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Mukosi on rules for our rulers
Lance Guma, SW Radio Africa
April 12, 2010
SW Radio Africa journalist
Lance Guma speaks to Edward Mukosi, one of the co-chairs of the
Constitutional Parliamentary Committee. The constitution making
process has hit another snag over complex questionnaires for the
outreach. And, after the training of rapporteurs, it was expected
the outreach programme would begin last weekend, but those hopes
were dampened when it was announced donors were not willing to fund
the entire process on their own.
Guma: Hello Zimbabwe and welcome to Rules for our Rulers,
the programme where we look at constitutional issues. This week
I've one of the co-chairpersons of the Constitutional Parliamentary
Committee Mr Edward Mukosi. Thank you for joining us on the programme
Mukosi: Thank you.
OK, now we understand the constitution making exercise has been
bogged down again by a fresh dispute so we would like you maybe
help us clarify things for our listeners. When is the outreach going
Currently I cannot give you an exact date when we shall start but
the most important thing that you should know is that the delay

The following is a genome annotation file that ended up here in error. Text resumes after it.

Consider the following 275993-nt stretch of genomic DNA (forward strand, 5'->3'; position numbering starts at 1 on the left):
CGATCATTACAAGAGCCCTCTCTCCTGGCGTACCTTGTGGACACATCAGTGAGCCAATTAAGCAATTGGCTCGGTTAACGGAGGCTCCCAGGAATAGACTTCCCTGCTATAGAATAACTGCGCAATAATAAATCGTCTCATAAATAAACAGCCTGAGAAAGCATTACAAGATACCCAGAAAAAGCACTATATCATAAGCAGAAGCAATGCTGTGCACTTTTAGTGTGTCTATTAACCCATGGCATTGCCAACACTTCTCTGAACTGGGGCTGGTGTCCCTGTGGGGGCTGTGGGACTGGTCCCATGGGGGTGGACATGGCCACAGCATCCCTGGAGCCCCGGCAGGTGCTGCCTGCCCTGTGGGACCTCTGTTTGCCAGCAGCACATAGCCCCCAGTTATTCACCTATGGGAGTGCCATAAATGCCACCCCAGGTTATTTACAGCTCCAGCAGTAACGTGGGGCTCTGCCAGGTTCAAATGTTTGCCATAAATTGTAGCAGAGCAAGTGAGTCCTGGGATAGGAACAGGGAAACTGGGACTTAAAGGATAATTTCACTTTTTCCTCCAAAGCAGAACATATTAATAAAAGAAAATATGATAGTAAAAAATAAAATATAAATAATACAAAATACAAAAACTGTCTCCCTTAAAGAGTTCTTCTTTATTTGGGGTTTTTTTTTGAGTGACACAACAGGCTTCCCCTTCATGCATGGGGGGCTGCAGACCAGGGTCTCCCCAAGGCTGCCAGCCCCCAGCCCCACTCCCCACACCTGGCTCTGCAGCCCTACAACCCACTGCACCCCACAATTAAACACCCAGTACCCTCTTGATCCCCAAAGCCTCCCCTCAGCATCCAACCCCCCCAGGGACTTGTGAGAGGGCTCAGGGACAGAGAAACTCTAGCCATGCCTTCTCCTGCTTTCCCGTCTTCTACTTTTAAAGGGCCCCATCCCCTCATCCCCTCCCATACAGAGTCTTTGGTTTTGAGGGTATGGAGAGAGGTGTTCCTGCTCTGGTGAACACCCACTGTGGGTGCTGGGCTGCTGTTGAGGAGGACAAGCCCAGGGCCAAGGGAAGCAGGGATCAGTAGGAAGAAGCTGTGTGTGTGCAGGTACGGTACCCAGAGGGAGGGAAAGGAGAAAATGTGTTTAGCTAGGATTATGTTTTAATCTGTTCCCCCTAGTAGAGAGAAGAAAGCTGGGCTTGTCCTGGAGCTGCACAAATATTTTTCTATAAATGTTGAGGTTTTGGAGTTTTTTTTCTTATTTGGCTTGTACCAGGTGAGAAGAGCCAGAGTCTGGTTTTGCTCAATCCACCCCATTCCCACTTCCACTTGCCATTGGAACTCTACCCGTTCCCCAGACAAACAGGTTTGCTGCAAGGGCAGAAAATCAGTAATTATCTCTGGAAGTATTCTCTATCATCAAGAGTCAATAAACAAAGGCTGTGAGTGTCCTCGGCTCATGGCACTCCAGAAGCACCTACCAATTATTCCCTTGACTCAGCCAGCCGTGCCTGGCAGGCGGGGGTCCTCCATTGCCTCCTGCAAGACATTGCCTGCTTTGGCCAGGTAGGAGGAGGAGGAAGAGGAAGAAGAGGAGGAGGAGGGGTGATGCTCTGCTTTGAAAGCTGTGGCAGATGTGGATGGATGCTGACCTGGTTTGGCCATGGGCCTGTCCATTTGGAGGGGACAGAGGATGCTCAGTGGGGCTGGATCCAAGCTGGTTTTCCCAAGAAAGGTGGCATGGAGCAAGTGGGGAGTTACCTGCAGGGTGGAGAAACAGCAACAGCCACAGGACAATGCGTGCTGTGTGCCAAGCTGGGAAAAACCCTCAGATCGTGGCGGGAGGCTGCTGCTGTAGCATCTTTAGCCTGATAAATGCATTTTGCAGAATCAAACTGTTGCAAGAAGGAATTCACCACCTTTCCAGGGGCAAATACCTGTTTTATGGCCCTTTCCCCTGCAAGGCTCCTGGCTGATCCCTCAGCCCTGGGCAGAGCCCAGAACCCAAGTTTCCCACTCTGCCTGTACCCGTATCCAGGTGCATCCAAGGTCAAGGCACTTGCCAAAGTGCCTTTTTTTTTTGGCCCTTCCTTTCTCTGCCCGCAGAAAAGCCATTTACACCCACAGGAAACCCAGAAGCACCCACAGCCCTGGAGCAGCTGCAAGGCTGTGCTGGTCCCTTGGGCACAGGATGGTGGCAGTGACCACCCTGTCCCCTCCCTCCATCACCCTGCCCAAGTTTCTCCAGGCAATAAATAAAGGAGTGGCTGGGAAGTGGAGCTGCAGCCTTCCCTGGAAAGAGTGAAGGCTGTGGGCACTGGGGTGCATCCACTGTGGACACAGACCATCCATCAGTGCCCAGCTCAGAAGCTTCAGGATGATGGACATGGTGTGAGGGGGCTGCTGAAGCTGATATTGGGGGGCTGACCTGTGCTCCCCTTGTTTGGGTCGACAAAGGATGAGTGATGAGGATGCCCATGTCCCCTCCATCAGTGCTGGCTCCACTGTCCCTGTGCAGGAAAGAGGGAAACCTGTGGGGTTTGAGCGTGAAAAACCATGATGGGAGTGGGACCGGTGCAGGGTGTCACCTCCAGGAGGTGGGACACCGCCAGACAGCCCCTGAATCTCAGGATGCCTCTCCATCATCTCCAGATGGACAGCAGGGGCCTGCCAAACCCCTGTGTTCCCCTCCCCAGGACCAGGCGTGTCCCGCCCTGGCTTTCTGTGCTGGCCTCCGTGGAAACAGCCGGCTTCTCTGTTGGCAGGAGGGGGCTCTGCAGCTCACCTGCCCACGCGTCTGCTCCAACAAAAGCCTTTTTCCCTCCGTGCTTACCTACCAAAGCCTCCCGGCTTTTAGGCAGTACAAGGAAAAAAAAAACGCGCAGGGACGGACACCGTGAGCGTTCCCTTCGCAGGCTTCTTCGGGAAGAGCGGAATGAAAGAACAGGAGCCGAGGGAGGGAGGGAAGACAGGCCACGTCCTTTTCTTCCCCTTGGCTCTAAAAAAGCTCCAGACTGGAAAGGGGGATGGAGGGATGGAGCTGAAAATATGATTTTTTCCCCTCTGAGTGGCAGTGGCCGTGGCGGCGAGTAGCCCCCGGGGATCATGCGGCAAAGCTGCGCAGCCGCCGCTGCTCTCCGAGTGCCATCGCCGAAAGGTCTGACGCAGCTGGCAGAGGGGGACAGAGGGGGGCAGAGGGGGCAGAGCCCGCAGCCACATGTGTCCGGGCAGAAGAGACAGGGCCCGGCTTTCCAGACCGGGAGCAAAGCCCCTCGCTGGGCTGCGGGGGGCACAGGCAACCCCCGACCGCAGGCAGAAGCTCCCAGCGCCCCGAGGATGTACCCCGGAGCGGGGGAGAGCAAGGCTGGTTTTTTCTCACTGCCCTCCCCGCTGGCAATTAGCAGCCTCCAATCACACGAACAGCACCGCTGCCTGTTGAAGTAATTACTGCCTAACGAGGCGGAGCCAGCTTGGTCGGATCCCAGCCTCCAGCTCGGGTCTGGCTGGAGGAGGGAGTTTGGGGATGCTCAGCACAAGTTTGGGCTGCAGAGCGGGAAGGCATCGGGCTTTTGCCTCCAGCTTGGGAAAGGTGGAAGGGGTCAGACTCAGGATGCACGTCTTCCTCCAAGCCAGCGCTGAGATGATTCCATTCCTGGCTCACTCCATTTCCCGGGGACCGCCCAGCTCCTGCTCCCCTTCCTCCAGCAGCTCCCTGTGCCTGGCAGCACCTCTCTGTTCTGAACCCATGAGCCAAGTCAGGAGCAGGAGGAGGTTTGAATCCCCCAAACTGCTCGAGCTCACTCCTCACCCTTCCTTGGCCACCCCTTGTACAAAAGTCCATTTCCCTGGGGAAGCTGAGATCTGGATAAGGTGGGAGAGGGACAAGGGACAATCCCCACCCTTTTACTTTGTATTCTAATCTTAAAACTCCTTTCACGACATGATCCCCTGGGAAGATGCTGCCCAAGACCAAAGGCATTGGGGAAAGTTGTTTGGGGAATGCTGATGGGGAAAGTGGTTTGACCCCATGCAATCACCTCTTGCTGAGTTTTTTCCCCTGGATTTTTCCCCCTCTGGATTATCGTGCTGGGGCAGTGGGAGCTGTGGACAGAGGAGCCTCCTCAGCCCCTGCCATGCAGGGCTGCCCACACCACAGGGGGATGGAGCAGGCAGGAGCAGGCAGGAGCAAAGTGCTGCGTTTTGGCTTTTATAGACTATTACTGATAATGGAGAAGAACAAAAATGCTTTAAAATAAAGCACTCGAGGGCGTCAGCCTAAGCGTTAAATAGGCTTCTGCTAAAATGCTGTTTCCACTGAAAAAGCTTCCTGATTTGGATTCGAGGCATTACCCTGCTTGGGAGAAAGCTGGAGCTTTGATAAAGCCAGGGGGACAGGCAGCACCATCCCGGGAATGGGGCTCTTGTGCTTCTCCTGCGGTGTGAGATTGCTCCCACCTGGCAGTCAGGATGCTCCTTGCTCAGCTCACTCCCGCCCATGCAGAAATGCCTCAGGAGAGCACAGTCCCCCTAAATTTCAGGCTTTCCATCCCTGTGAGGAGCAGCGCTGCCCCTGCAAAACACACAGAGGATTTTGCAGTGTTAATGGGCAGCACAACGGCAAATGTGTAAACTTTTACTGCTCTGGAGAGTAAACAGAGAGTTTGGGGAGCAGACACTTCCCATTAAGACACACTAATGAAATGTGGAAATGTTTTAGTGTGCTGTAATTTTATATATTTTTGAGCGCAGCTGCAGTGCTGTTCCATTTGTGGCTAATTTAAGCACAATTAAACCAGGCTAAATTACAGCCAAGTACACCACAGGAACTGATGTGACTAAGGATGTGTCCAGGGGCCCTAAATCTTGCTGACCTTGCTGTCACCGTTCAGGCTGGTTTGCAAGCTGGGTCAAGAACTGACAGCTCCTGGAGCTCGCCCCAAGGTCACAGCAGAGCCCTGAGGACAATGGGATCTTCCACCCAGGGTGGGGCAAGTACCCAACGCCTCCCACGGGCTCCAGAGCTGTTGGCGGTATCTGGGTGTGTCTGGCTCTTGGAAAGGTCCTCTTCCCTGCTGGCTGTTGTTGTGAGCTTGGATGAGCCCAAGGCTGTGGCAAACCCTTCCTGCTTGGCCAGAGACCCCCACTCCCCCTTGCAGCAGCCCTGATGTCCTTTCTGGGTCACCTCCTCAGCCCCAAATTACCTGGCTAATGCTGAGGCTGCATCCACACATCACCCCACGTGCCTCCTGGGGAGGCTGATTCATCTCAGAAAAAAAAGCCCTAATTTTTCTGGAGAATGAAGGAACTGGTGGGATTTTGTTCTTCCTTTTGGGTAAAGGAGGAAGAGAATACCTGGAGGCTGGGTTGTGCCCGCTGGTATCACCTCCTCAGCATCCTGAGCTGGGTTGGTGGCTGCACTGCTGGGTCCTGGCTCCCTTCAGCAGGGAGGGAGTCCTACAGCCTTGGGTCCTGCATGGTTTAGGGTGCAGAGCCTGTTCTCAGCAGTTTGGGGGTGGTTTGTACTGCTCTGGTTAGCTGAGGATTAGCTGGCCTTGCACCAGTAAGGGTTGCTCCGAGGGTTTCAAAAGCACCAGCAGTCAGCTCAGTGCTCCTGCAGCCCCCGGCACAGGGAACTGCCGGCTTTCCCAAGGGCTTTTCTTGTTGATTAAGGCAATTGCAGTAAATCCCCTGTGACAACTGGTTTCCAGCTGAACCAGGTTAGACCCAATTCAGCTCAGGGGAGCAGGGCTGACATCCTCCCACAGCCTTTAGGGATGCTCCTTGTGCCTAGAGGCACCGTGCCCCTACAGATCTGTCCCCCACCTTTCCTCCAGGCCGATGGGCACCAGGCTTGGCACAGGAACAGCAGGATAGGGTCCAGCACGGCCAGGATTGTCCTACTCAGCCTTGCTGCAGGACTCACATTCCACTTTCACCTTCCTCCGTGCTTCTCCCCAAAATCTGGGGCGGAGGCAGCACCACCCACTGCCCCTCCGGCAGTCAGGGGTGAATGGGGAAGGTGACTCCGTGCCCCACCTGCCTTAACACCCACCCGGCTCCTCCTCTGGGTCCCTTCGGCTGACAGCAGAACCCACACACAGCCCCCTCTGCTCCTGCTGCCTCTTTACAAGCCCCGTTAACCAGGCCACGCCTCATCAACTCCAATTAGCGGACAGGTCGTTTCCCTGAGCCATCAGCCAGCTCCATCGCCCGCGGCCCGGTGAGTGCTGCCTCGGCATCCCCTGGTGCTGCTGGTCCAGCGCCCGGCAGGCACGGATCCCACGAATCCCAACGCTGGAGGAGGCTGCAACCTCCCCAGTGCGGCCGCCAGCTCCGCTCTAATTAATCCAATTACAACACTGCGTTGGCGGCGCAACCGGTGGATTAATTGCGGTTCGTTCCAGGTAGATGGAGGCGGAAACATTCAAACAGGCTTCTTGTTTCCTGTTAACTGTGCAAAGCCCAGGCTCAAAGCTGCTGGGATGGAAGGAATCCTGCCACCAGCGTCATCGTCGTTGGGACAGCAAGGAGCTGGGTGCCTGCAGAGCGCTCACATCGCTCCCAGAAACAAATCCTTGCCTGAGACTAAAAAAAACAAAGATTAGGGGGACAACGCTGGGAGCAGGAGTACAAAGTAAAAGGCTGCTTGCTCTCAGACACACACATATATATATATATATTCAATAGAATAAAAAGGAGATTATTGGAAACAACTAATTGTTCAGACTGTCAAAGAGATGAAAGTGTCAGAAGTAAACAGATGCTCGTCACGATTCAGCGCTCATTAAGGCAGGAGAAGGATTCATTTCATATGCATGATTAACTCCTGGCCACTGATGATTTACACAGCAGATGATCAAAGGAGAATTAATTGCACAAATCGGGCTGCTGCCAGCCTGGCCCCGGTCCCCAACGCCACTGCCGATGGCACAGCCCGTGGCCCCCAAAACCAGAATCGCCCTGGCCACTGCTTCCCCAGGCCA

is caused by lack of money. We don't have money to finance the outreach
so the Minister of Finance has promised he's still looking for some
money, the donors have actually also raised some money but they
would like to fund certain aspects of the outreach, not the whole
as it should be. So we are bogged down on the issue of money.
Guma: OK, now we understand
four million (US) has already been received and you need roughly
8.5 million. People are wondering why can't you use the money that's
there and maybe look for the remainder when maybe you are halfway
through the outreach?
Mukosi: I presume you
are talking of the four million that has been received by UNDP?
Mukosi: Yah we are having
problems with that money because UNDP is not prepared to fund all
the aspects of the programme. They are only prepared to fund accommodation
and food for the outreach programme, as for the subsistence allowance,
they are not prepared to fund so we are having problems in that
respect that the monies that are there, are selective in terms of
Guma: Where is the remainder
of the money supposed to be coming from? I take it, is government
meant to pick up the other bill for the funding?
Mukosi: Yah the government
is prepared but currently the government has no money. The Minister
has promised that as soon as he gets money, he'll be throwing every
bit into the process. So really you are talking of a government
that has got a myriad of responsibilities when it comes to using
money, so the constitution making process is part of the wide range
of needy areas in terms of government funding.
Guma: OK because there
has obviously been worries that ZANU PF is not serious about this
process and might be delaying it, so this is not one of those scenarios
where we can blame ZANU PF for the delay?
Mukosi: At the moment
I don't really put the blame on anybody because as much as the MDC,
ZANU PF has shown its interest in seeing the programme going through
so if you want to know the position of ZANU in terms of its share
of the delay, you better talk to (Paul) Mangwana but as far as I